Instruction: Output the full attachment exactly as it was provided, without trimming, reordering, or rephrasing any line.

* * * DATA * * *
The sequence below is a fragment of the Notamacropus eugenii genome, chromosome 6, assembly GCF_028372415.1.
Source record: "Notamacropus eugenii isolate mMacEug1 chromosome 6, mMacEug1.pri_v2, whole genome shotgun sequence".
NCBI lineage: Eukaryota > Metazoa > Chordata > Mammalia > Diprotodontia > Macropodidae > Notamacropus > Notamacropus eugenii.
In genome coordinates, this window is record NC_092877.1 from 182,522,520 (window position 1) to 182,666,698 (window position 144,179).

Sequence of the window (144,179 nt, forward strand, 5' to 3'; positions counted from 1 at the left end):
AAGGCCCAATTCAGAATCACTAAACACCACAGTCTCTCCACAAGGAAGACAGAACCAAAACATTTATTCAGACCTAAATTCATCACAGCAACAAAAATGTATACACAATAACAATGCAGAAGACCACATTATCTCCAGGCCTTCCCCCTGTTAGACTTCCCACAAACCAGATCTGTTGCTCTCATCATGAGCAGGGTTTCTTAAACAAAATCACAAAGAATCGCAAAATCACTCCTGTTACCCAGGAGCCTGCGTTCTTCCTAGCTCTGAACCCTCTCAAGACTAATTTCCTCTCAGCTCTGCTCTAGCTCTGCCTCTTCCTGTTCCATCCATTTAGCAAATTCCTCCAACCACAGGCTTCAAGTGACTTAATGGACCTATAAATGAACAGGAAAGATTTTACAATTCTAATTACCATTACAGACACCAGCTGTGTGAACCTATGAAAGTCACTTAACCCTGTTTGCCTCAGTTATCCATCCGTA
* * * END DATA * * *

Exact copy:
The sequence below is a fragment of the Notamacropus eugenii genome, chromosome 6, assembly GCF_028372415.1.
Source record: "Notamacropus eugenii isolate mMacEug1 chromosome 6, mMacEug1.pri_v2, whole genome shotgun sequence".
NCBI lineage: Eukaryota > Metazoa > Chordata > Mammalia > Diprotodontia > Macropodidae > Notamacropus > Notamacropus eugenii.
In genome coordinates, this window is record NC_092877.1 from 182,522,520 (window position 1) to 182,666,698 (window position 144,179).

Sequence of the window (144,179 nt, forward strand, 5' to 3'; positions counted from 1 at the left end):
AAGGCCCAATTCAGAATCACTAAACACCACAGTCTCTCCACAAGGAAGACAGAACCAAAACATTTATTCAGACCTAAATTCATCACAGCAACAAAAATGTATACACAATAACAATGCAGAAGACCACATTATCTCCAGGCCTTCCCCCTGTTAGACTTCCCACAAACCAGATCTGTTGCTCTCATCATGAGCAGGGTTTCTTAAACAAAATCACAAAGAATCGCAAAATCACTCCTGTTACCCAGGAGCCTGCGTTCTTCCTAGCTCTGAACCCTCTCAAGACTAATTTCCTCTCAGCTCTGCTCTAGCTCTGCCTCTTCCTGTTCCATCCATTTAGCAAATTCCTCCAACCACAGGCTTCAAGTGACTTAATGGACCTATAAATGAACAGGAAAGATTTTACAATTCTAATTACCATTACAGACACCAGCTGTGTGAACCTATGAAAGTCACTTAACCCTGTTTGCCTCAGTTATCCATCCGTA